The Musgroves visit Bath to purchase wedding clothes for Louisa and Henrietta, both soon to marry. Captains Wentworth and Harville encounter them and Anne at the Musgroves' hotel in Bath, where Wentworth overhears Anne and Harville discussing the relative faithfulness of men and women in love. Deeply moved by what Anne says about women not giving up their feelings of love even when all hope is lost, Wentworth writes her a note declaring his feelings for her. Outside the hotel, Anne and Wentworth reconcile, affirm their love for each other, and renew their engagement. Lady Russell admits she was wrong about Wentworth and endorses the engagement. William leaves Bath; Mrs Clay soon follows him and becomes his mistress, making it more likely that he will inherit Kellynch Hall as the danger of her marrying Sir Walter has passed. Once Anne and Wentworth have married, Wentworth helps Mrs Smith recover the remaining assets that William had kept from her. Anne settles into her new life as the wife of a Navy captain.

Main characters

Connections among Elliot and Musgrove characters
Elliot and Musgrove family trees in Persuasion

Anne Elliot – The second daughter of Sir Walter Elliot. Anne is intelligent, accomplished and attractive, and is unmarried at 27, having broken off seven years earlier her engagement to Frederick Wentworth, then a naval commander. Anne fell in love with Wentworth but was persuaded by her late mother's friend, Lady Russell, to reject his proposal because of his uncertain prospects and lack of money, and Anne's youth. Anne rejects Charles Musgrove's proposal a few years later, knowing she still loves Wentworth, but it is only when Wentworth returns from fighting abroad that she finally confronts her unfulfilled feelings for him.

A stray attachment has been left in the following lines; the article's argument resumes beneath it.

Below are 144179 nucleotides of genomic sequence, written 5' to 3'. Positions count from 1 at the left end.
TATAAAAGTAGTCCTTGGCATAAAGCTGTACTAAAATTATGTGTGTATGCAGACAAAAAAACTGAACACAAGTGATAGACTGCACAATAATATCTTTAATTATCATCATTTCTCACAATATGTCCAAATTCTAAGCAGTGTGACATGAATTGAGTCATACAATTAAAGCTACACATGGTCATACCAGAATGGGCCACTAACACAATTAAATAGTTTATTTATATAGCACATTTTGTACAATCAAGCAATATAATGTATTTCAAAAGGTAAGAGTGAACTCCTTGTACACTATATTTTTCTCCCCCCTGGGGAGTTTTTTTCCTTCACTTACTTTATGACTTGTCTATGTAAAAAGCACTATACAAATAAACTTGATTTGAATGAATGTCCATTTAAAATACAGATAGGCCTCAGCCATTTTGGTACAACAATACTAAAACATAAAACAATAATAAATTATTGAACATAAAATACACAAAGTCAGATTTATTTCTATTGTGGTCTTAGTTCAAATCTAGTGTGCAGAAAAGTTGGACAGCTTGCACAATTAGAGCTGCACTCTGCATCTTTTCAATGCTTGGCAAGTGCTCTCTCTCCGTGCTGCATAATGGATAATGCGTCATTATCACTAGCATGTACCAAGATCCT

Captain Frederick Wentworth – A naval officer, about 31 years old, who proposed to Anne some seven years earlier. At the time, he had no fortune and uncertain prospects, but owing to his achievements in the Napoleonic Wars, he advanced in rank and in fortunes. He is one of Sophia Croft's two brothers. He gained his step to post Captain, and gained wealth amounting to about £25,000 from prize money awarded for capturing enemy vessels. He is an eminently eligible bachelor, eager to settle down with a good woman.

Sir Walter Elliot, Bt. – A vain and self-satisfied baronet. Sir Walter is a man whose extravagance since the death of his prudent wife thirteen years before has put his family into dire financial straits, forcing him to lease his estate, Kellynch Hall, to Admiral Croft and rent a more economical residence in Bath. Despite being strongly impressed by wealth and status, he allows Mrs Clay, who is beneath him in social standing, to join his household as a companion to his eldest daughter.

Elizabeth Elliot – The eldest and most beautiful of Sir Walter's three daughters, who appears to be his favourite. Elizabeth encourages her father's imprudent spending and extravagance and like her father, she has a tendency to be narcissistic, while she herself desires marriage after spending most of her life managing the family home in her mother's place. She and her father regard Anne as inconsequential, wanting to ensure only that she marries a man who can enhance the Elliot family's social standing.

Mary Musgrove – The youngest daughter of Sir Walter, married to Charles Musgrove. Mary is attention-seeking, always looking for ways she might have been slighted, and often claims illness when she is upset. She is just as obsessed with social standing and wealth as the rest of her family, and opposes sister-in-law Henrietta's interest in marrying a cousin, Charles Hayter, whom Mary feels is unworthy of being married to a woman of means.

Charles Musgrove Jr. – Son of Charles Musgrove Sr. Husband of Mary and heir to the Musgrove estate. He first proposes to Anne, who refuses as she does not love him. He marries Mary about five years before the story opens, and they have two sons. He is a cheerful man, who loves hunting and endures his wife's faults.

Lady Russell – An intimate friend of the late Lady Elliot and the godmother of Anne, of whom she is particularly fond. She is instrumental in Sir Walter's decision to leave Kellynch Hall and avoid financial ruin. She values social rank and finds in Anne the Elliot daughter most like her late friend, which led her to persuade the young Anne not to marry Wentworth seven years earlier on account of his lack of wealth.